Wednesday, August 24, 2011

France: Versailles

No, it is not Versailles, Kentucky, nor is it pronounced that way. The French say "Ver-sigh." A mistake I made only ONCE.

Versailles is a short, one hour train ride outside of Paris. Our foursome joined a bike tour of about 20 people to see the grounds of Versailles for an all day excursion led by an animated young lady. Thankfully, we experienced good weather because the tour happens "rain or shine." I would have made for one unhappy and soggy biker in the rain.

I recommend the bike tour if physically possible only because Versailles is spread out with lots of castles and mini-castles to see.  It would be impossible to walk to everything in one day, unless, of course, you're a speed demon or a marathon walker. The bike tours are leisurely and relaxing, although go-carts would jazz it up a bit. I doubt, though, that the French would approve of such a thing.

Our tour guide shared interesting stories about the history of Versailles and the man that truly enjoyed it as only a monarch could, King Louis XIV. My favorite story involved King Louis XIV and his obsession with large calves (on his legs, not in the field). He believed that large calves equated to wealth and a diet rich in protein. Good thing I wasn't alive then because I would have laughed out loud upon hearing such a preposterous idea.  And, therefore, would have subsequently been beheaded.

After King Louis XIV's story, I made Ben take a picture with me that highlighted our massive and Amazonian calf muscles. Mostly, I wanted to prove to myself that we would have been a part of the elite class and not mere commoners.  Brian and Amanda then did the same. We definitely eked into the upper crust of society.

Thursday, August 18, 2011

France: Let Them Sleep (a rip off of "Let Them Eat Cake")

As much as I love to travel and hit every sight, I sometimes need a little downtime.  Luckily, I have perfected the art of being able to sleep just about anywhere.  Distractions, like sunlight or throngs of people or loud noises, don't inhibit my ability to completely conk out. Apparently, our friend, Brian, falls into the same category.

Ben took these pictures outside a "small" castle in Paris where some members of the royal family used to summer.  A cottage if you will. A weekend getaway.

I'm pretty sure after we awoke we sniffed around for the nearest crepe stand and ate a few before continuing on our journey.

Wednesday, August 10, 2011

France: Food Coma

Perhaps, what I loved even more about Paris than the Féte de la Musique was the diet.  We adapted to the French cuisine immediately upon arrival. For four days, we subsisted solely on baguettes, cheese, wine, prosciutto, and Nutella crepes.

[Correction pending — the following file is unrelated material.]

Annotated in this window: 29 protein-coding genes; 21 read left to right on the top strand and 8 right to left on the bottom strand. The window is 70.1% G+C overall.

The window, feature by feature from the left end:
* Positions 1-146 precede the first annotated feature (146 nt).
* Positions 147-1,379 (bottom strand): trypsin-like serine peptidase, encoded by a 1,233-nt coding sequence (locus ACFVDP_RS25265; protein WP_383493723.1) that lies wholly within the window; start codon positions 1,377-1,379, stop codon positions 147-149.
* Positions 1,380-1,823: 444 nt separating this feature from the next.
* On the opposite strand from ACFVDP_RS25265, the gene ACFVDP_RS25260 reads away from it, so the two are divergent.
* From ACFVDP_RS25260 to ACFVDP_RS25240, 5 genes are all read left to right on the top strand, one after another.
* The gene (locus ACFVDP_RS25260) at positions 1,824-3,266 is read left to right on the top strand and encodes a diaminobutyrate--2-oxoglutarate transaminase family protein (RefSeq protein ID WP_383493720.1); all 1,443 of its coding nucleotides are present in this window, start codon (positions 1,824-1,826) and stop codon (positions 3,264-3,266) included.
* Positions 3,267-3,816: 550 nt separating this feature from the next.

Yum, yum.

Every day we smothered our faces with Nutella and stuffed ourselves with homemade cheeses. We coated most foods with thin layers of prosciutto. I couldn't eat enough and now my waistline shows it. My arteries thank me.

Below are a few food pics.

A Nutella crepe master at work...

A carb and dairy feast in the flat we rented...

An ice cream break...

A posed picture that Ben and Brian worked so hard to perfect...

Thursday, August 4, 2011

France: Dancing in the Streets

Paris was the second stop on our 2011 European Tour.  Once again, it topped my list of "favorite big cities."  Paris impressed me with it's perfectly manicured parks, swept streets, and clean buildings. People actually used trash cans and the city provided a plethora of public restrooms, though at a small cost.

While there, I noticed Parisians continually exuded a reserved and calm nature. They never yelled or cussed at each other in public.  Can you imagine?  Strangers not yelling at each other?  Inconceivable... at least in New York. Jersey Shore wannabes and tightly wound urbanites just didn't exist there.  Although, as Ben pointed out, I probably "misunderstood" a few French comments that I assumed to be nice.

We arrived in Paris the same night as the famed Fète de la Musique, which only happens once a year.  Basically, any band of any size played anywhere in the city any time of the day and night.  Paris turned into one humongous dance party until the wee hours of the morning.

People of all ages danced in the streets to jazz, funk, reggae, rock, soul, and techno bands.  Kids threw bottles against medieval churches.  Teenagers urinated on cobblestone streets. Adults toasted with glasses of wine. Tourists flocked from band to band. Our group reveled in the once-a-year romp, or debauchery (depending on a person's perspective), and constantly wondered how any of it was legal.  The NYPD would have been all over that.

The pictures below aren't the best, but they give an idea of how many people wandered around the city.